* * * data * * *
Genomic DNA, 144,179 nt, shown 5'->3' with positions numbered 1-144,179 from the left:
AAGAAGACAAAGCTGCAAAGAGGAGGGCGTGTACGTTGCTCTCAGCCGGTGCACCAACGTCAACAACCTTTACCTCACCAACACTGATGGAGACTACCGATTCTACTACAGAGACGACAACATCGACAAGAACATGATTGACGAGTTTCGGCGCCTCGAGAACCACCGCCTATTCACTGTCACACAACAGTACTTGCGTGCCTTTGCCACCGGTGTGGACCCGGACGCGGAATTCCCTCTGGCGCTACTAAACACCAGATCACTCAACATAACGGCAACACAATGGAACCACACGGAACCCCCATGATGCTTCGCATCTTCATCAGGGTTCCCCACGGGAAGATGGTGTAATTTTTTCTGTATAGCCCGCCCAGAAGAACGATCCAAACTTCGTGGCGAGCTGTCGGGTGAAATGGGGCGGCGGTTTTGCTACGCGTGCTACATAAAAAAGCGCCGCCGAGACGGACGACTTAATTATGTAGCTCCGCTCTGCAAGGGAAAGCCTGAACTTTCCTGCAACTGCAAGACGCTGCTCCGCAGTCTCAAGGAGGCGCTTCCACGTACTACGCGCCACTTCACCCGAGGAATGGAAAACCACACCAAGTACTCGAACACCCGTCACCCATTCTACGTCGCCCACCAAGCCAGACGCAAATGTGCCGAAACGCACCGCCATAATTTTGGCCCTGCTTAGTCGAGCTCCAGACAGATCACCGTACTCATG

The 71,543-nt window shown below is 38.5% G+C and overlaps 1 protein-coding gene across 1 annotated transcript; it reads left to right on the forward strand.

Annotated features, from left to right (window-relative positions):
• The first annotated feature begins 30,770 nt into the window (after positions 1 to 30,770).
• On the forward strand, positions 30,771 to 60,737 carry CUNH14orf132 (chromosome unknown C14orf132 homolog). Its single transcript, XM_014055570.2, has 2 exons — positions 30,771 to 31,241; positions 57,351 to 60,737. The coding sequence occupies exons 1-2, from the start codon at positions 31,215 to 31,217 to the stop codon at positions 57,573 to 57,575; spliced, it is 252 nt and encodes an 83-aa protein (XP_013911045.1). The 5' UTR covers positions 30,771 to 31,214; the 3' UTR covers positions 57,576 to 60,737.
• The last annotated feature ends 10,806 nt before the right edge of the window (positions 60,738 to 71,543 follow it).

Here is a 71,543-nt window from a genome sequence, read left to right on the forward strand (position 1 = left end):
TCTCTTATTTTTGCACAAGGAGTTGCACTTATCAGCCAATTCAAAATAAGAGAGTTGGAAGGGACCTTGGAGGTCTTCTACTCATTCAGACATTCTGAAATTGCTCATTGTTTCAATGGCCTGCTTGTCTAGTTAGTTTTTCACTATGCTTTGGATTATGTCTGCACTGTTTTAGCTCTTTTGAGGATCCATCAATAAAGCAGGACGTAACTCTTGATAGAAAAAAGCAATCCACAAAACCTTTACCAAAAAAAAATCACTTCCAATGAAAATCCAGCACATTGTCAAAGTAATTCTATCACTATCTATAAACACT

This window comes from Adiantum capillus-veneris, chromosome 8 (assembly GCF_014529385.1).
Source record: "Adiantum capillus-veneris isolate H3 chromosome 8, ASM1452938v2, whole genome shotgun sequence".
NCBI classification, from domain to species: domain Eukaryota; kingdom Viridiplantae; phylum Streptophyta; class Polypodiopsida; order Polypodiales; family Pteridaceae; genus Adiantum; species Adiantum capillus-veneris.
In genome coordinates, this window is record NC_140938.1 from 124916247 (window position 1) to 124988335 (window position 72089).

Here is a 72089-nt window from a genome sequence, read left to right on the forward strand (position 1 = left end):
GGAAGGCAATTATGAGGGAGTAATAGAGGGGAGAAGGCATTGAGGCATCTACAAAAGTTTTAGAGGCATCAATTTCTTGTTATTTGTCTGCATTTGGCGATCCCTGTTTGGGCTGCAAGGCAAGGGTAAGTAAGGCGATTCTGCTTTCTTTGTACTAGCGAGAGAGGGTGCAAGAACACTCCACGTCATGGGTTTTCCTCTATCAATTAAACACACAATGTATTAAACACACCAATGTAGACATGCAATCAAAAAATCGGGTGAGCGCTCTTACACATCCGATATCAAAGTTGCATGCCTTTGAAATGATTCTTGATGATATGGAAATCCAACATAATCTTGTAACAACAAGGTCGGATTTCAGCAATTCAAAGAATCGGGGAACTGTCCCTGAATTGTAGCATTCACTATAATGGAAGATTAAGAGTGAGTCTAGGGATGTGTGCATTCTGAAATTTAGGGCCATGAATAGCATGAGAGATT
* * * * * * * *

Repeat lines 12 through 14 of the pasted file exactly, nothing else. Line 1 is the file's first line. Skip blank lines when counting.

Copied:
NCBI classification, from domain to species: domain Eukaryota; kingdom Viridiplantae; phylum Streptophyta; class Polypodiopsida; order Polypodiales; family Pteridaceae; genus Adiantum; species Adiantum capillus-veneris.
In genome coordinates, this window is record NC_140938.1 from 124916247 (window position 1) to 124988335 (window position 72089).

Here is a 72089-nt window from a genome sequence, read left to right on the forward strand (position 1 = left end):